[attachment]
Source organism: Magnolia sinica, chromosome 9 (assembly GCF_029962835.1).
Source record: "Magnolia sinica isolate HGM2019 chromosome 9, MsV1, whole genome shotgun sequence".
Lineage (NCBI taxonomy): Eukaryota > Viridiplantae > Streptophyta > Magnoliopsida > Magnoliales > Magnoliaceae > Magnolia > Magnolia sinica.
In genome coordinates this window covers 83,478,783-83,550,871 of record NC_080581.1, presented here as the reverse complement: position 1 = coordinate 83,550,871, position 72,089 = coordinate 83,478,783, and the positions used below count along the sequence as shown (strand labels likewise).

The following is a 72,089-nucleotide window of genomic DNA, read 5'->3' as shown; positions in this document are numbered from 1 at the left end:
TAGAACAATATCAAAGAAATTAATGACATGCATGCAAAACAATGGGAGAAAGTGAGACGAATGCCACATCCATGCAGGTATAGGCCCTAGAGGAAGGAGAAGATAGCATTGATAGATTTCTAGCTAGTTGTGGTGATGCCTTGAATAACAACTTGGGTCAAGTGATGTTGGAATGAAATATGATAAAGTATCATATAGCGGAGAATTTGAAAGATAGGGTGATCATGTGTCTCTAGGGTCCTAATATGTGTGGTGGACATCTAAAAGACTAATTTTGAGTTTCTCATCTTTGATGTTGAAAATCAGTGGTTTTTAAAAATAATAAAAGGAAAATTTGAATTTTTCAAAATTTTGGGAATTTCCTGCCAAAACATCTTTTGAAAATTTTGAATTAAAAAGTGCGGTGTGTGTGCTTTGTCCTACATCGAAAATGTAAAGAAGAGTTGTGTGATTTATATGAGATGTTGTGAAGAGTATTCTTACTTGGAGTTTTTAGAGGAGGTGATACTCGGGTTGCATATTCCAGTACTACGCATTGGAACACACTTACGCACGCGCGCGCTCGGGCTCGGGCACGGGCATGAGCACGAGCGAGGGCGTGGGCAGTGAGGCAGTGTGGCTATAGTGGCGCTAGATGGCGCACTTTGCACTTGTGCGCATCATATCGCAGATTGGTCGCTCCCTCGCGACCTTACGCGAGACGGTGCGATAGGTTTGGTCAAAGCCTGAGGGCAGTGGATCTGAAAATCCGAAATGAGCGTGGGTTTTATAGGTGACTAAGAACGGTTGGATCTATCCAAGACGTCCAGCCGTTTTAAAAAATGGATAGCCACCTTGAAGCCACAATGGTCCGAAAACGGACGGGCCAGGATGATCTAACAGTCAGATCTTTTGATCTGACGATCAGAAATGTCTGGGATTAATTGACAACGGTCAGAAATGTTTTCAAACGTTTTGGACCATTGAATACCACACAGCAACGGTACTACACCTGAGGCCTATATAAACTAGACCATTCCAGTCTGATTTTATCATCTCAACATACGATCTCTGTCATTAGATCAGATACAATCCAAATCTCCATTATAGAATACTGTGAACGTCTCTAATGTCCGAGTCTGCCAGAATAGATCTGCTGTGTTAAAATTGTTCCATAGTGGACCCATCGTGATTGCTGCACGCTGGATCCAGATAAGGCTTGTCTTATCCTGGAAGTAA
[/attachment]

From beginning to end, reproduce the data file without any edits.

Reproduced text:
Source organism: Magnolia sinica, chromosome 9 (assembly GCF_029962835.1).
Source record: "Magnolia sinica isolate HGM2019 chromosome 9, MsV1, whole genome shotgun sequence".
Lineage (NCBI taxonomy): Eukaryota > Viridiplantae > Streptophyta > Magnoliopsida > Magnoliales > Magnoliaceae > Magnolia > Magnolia sinica.
In genome coordinates this window covers 83,478,783-83,550,871 of record NC_080581.1, presented here as the reverse complement: position 1 = coordinate 83,550,871, position 72,089 = coordinate 83,478,783, and the positions used below count along the sequence as shown (strand labels likewise).

The following is a 72,089-nucleotide window of genomic DNA, read 5'->3' as shown; positions in this document are numbered from 1 at the left end:
TAGAACAATATCAAAGAAATTAATGACATGCATGCAAAACAATGGGAGAAAGTGAGACGAATGCCACATCCATGCAGGTATAGGCCCTAGAGGAAGGAGAAGATAGCATTGATAGATTTCTAGCTAGTTGTGGTGATGCCTTGAATAACAACTTGGGTCAAGTGATGTTGGAATGAAATATGATAAAGTATCATATAGCGGAGAATTTGAAAGATAGGGTGATCATGTGTCTCTAGGGTCCTAATATGTGTGGTGGACATCTAAAAGACTAATTTTGAGTTTCTCATCTTTGATGTTGAAAATCAGTGGTTTTTAAAAATAATAAAAGGAAAATTTGAATTTTTCAAAATTTTGGGAATTTCCTGCCAAAACATCTTTTGAAAATTTTGAATTAAAAAGTGCGGTGTGTGTGCTTTGTCCTACATCGAAAATGTAAAGAAGAGTTGTGTGATTTATATGAGATGTTGTGAAGAGTATTCTTACTTGGAGTTTTTAGAGGAGGTGATACTCGGGTTGCATATTCCAGTACTACGCATTGGAACACACTTACGCACGCGCGCGCTCGGGCTCGGGCACGGGCATGAGCACGAGCGAGGGCGTGGGCAGTGAGGCAGTGTGGCTATAGTGGCGCTAGATGGCGCACTTTGCACTTGTGCGCATCATATCGCAGATTGGTCGCTCCCTCGCGACCTTACGCGAGACGGTGCGATAGGTTTGGTCAAAGCCTGAGGGCAGTGGATCTGAAAATCCGAAATGAGCGTGGGTTTTATAGGTGACTAAGAACGGTTGGATCTATCCAAGACGTCCAGCCGTTTTAAAAAATGGATAGCCACCTTGAAGCCACAATGGTCCGAAAACGGACGGGCCAGGATGATCTAACAGTCAGATCTTTTGATCTGACGATCAGAAATGTCTGGGATTAATTGACAACGGTCAGAAATGTTTTCAAACGTTTTGGACCATTGAATACCACACAGCAACGGTACTACACCTGAGGCCTATATAAACTAGACCATTCCAGTCTGATTTTATCATCTCAACATACGATCTCTGTCATTAGATCAGATACAATCCAAATCTCCATTATAGAATACTGTGAACGTCTCTAATGTCCGAGTCTGCCAGAATAGATCTGCTGTGTTAAAATTGTTCCATAGTGGACCCATCGTGATTGCTGCACGCTGGATCCAGATAAGGCTTGTCTTATCCTGGAAGTAA